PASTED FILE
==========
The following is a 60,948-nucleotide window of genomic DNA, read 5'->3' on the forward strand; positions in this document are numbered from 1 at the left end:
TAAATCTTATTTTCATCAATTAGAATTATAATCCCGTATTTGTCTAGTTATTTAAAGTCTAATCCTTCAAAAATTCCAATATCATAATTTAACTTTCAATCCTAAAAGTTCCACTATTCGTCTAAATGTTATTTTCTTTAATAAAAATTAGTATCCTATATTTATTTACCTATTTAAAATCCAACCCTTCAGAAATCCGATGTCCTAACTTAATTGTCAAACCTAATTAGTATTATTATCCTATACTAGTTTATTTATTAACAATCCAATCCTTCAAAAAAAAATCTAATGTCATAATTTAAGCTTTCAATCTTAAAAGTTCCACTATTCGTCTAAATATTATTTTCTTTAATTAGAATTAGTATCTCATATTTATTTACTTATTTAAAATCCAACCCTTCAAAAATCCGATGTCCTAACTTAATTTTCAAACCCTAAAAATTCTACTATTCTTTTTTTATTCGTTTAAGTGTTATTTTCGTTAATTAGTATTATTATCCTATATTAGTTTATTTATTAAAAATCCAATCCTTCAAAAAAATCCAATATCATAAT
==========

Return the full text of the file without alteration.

The following is a 60,948-nucleotide window of genomic DNA, read 5'->3' on the forward strand; positions in this document are numbered from 1 at the left end:
TAAATCTTATTTTCATCAATTAGAATTATAATCCCGTATTTGTCTAGTTATTTAAAGTCTAATCCTTCAAAAATTCCAATATCATAATTTAACTTTCAATCCTAAAAGTTCCACTATTCGTCTAAATGTTATTTTCTTTAATAAAAATTAGTATCCTATATTTATTTACCTATTTAAAATCCAACCCTTCAGAAATCCGATGTCCTAACTTAATTGTCAAACCTAATTAGTATTATTATCCTATACTAGTTTATTTATTAACAATCCAATCCTTCAAAAAAAAATCTAATGTCATAATTTAAGCTTTCAATCTTAAAAGTTCCACTATTCGTCTAAATATTATTTTCTTTAATTAGAATTAGTATCTCATATTTATTTACTTATTTAAAATCCAACCCTTCAAAAATCCGATGTCCTAACTTAATTTTCAAACCCTAAAAATTCTACTATTCTTTTTTTATTCGTTTAAGTGTTATTTTCGTTAATTAGTATTATTATCCTATATTAGTTTATTTATTAAAAATCCAATCCTTCAAAAAAATCCAATATCATAAT